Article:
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On This Day: Howard Hughes flies around world in 91 hours

The eccentric billionaire aviator and film producer set a new flight record on this day in 1938

July 10: Eccentric billionaire aviator and film producer Howard Hughes set a new flight record on this day in 1938 after flying around the world in 91 hours.

Hughes, who until then was best known for winning a best director Oscar and dating Katherine Hepburn and a string of other movie stars, wowed the world with his feat.

A British Pathé newsreel captured the American flying over New York and landing at Paris, where he gave a speech after crossing the Atlantic in a record 16 hours.

Hughes, who built Houston’s first radio transmitter at the age of 11 and went on to found an aircraft design firm, took off again in the twin-engine Lockheed Super Electra.

He went on to touch down in three Russian cities – Moscow, Omsk and Yakutsk – before flying on to Fairbanks in Alaska, Minneapolis and back to New York.

The Big Apple honoured the producer of film hits such as Two Arabian Knights and Scarface with a ticker-tape parade down its 'Canyon of Heroes' in Lower Manhattan.

The celebrations came just two years after he was charged with negligent homicide when he killed pedestrian Gabriel Meyer while driving in Los Angeles.


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But a witness, who had previously said Hughes had swerved into a safety zone at a streetcar stop, changed his story at the subsequent inquest.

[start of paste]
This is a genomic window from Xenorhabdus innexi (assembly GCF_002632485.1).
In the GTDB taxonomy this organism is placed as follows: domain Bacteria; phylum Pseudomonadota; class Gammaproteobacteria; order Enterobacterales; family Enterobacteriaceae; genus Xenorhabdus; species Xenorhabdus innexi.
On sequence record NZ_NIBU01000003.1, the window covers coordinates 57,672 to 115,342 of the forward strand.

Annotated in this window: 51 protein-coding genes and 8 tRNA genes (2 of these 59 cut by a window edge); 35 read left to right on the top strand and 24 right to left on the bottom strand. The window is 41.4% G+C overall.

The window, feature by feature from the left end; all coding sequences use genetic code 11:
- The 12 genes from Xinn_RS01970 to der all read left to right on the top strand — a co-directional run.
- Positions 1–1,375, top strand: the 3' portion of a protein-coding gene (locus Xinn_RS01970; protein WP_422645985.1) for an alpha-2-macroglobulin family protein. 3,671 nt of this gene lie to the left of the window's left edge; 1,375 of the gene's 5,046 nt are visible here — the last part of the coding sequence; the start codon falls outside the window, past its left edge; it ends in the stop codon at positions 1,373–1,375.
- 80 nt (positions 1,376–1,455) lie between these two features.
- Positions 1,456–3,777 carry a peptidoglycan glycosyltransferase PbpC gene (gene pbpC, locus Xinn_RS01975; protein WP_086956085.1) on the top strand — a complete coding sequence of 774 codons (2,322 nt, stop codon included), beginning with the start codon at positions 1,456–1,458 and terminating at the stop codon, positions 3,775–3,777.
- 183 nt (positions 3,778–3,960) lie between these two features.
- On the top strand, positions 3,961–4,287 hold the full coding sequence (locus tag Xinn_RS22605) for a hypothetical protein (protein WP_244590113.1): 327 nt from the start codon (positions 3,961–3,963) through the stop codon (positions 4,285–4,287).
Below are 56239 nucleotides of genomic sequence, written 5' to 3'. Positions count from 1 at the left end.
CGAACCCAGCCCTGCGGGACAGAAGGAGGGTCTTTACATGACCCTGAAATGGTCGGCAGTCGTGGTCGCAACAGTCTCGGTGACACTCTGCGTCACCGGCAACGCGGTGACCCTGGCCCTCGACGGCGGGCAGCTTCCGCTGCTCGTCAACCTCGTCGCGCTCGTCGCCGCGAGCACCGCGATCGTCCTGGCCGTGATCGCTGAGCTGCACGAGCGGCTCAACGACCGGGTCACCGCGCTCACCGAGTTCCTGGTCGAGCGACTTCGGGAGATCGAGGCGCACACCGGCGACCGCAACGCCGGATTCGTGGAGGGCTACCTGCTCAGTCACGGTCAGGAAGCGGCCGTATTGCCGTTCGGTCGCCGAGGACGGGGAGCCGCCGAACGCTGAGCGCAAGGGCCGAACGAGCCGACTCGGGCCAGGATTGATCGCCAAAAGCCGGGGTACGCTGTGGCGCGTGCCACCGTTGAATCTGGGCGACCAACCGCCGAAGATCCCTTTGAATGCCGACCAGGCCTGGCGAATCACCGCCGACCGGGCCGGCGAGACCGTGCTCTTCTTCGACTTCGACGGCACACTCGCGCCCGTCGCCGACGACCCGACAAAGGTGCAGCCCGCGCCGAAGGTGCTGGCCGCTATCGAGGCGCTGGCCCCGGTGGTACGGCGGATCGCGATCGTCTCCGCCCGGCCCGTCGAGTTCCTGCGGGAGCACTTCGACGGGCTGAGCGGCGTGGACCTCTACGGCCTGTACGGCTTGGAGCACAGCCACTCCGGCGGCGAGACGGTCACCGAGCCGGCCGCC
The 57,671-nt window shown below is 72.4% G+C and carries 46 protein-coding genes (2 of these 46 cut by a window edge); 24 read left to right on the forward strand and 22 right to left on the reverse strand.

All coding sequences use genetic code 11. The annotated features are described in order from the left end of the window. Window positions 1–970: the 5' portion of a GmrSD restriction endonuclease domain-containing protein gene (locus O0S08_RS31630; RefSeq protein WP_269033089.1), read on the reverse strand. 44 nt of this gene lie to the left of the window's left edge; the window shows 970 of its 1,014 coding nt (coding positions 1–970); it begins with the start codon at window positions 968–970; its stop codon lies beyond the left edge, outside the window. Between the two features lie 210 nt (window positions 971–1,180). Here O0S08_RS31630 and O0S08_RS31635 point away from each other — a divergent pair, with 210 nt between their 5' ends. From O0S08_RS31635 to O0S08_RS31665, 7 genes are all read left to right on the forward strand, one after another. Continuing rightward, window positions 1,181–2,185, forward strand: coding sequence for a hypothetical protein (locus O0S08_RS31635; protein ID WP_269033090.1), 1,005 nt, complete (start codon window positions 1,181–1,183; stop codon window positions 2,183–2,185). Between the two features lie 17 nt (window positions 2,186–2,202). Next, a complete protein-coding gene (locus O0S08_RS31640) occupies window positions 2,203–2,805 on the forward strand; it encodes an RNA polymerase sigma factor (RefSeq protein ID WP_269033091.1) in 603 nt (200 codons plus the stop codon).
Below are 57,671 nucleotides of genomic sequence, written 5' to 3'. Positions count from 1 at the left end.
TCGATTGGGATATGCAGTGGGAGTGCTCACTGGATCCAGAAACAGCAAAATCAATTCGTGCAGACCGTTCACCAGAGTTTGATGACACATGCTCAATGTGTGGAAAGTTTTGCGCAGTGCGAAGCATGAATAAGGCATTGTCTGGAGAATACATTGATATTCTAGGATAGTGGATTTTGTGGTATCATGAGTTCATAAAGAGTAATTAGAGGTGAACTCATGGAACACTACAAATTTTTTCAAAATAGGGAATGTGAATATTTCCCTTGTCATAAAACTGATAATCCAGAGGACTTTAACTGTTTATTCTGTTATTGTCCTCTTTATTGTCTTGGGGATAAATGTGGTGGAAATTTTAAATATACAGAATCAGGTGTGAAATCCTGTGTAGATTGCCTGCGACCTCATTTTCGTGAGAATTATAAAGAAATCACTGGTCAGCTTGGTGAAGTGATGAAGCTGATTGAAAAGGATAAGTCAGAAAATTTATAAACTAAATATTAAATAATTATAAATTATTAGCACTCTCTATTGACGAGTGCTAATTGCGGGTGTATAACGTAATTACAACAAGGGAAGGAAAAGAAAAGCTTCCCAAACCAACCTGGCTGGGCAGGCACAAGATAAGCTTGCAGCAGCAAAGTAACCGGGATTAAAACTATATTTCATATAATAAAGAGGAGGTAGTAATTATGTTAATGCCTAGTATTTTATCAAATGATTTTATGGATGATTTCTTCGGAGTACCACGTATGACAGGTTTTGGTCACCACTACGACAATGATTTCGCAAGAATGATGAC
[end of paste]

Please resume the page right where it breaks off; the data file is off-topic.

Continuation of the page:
Hughes, who long claimed he was born on Christmas Eve 1905 despite a baptism record stating otherwise, is also well known for his eccentricity and bizarre behaviour.

Since the early 1930s, friends noted his obsession with peas – he had a special fork he used to sort them in order of size.

His obsessive-compulsive disorder became worse the older he got. He also developed a condition called allodynia in which any amount of touching became painful.

In 1947, a year after a near-fatal air crash, he spent four months in a darkened film screening room without leaving and consuming only chocolate, chicken, and milk.


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His bizarre behaviour continued when he moved into the Beverly Hills Hotel, where he often sat naked apart from a pink napkin covering his genitals.

He became obsessed with watching movies, notably the 1968 film Ice Station Zebra, which he saw 150 times on a continuous loop.

When he died at aged 70 in 1976, aboard a private jet, his 6ft 1in frame weighed just over six stone, he had extremely long nails and had to be identified by finger prints.

He was expected to leave his entire fortune to the Howard Hughes Medical Institute, which he had already gifted ownership of the Hughes Aircraft Company.

Instead, his $2.5billion estate was eventually split among 22 cousins, while the medical institute later sold his former aircraft firm to General Motors for $5.2billion.